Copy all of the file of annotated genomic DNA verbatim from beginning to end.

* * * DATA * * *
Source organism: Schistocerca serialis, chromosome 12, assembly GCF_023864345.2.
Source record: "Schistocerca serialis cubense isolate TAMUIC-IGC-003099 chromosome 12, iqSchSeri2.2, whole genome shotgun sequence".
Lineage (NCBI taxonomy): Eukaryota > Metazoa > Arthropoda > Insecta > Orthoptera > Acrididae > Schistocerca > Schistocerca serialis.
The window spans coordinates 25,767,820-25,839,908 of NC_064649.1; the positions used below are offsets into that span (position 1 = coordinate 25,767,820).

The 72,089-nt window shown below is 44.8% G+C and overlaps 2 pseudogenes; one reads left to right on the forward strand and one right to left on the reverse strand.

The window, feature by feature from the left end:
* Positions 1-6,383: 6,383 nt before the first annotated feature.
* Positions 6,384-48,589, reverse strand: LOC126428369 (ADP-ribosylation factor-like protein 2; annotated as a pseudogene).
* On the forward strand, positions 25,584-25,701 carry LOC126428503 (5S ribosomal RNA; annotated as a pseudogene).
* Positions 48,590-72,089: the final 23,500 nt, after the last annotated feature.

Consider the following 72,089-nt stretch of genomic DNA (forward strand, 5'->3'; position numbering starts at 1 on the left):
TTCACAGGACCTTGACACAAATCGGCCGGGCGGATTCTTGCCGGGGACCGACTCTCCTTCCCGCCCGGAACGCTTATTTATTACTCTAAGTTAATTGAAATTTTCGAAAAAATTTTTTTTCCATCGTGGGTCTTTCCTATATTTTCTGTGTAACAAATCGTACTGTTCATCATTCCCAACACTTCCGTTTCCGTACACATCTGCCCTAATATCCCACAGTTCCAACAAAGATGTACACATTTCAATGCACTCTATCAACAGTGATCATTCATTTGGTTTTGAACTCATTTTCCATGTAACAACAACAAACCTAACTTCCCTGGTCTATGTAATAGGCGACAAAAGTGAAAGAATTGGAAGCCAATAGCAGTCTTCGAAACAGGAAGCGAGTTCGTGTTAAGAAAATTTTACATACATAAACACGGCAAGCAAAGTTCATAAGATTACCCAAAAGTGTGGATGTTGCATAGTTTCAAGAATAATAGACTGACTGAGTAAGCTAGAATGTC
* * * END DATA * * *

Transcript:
Source organism: Schistocerca serialis, chromosome 12, assembly GCF_023864345.2.
Source record: "Schistocerca serialis cubense isolate TAMUIC-IGC-003099 chromosome 12, iqSchSeri2.2, whole genome shotgun sequence".
Lineage (NCBI taxonomy): Eukaryota > Metazoa > Arthropoda > Insecta > Orthoptera > Acrididae > Schistocerca > Schistocerca serialis.
The window spans coordinates 25,767,820-25,839,908 of NC_064649.1; the positions used below are offsets into that span (position 1 = coordinate 25,767,820).

The 72,089-nt window shown below is 44.8% G+C and overlaps 2 pseudogenes; one reads left to right on the forward strand and one right to left on the reverse strand.

The window, feature by feature from the left end:
* Positions 1-6,383: 6,383 nt before the first annotated feature.
* Positions 6,384-48,589, reverse strand: LOC126428369 (ADP-ribosylation factor-like protein 2; annotated as a pseudogene).
* On the forward strand, positions 25,584-25,701 carry LOC126428503 (5S ribosomal RNA; annotated as a pseudogene).
* Positions 48,590-72,089: the final 23,500 nt, after the last annotated feature.

Consider the following 72,089-nt stretch of genomic DNA (forward strand, 5'->3'; position numbering starts at 1 on the left):
TTCACAGGACCTTGACACAAATCGGCCGGGCGGATTCTTGCCGGGGACCGACTCTCCTTCCCGCCCGGAACGCTTATTTATTACTCTAAGTTAATTGAAATTTTCGAAAAAATTTTTTTTCCATCGTGGGTCTTTCCTATATTTTCTGTGTAACAAATCGTACTGTTCATCATTCCCAACACTTCCGTTTCCGTACACATCTGCCCTAATATCCCACAGTTCCAACAAAGATGTACACATTTCAATGCACTCTATCAACAGTGATCATTCATTTGGTTTTGAACTCATTTTCCATGTAACAACAACAAACCTAACTTCCCTGGTCTATGTAATAGGCGACAAAAGTGAAAGAATTGGAAGCCAATAGCAGTCTTCGAAACAGGAAGCGAGTTCGTGTTAAGAAAATTTTACATACATAAACACGGCAAGCAAAGTTCATAAGATTACCCAAAAGTGTGGATGTTGCATAGTTTCAAGAATAATAGACTGACTGAGTAAGCTAGAATGTC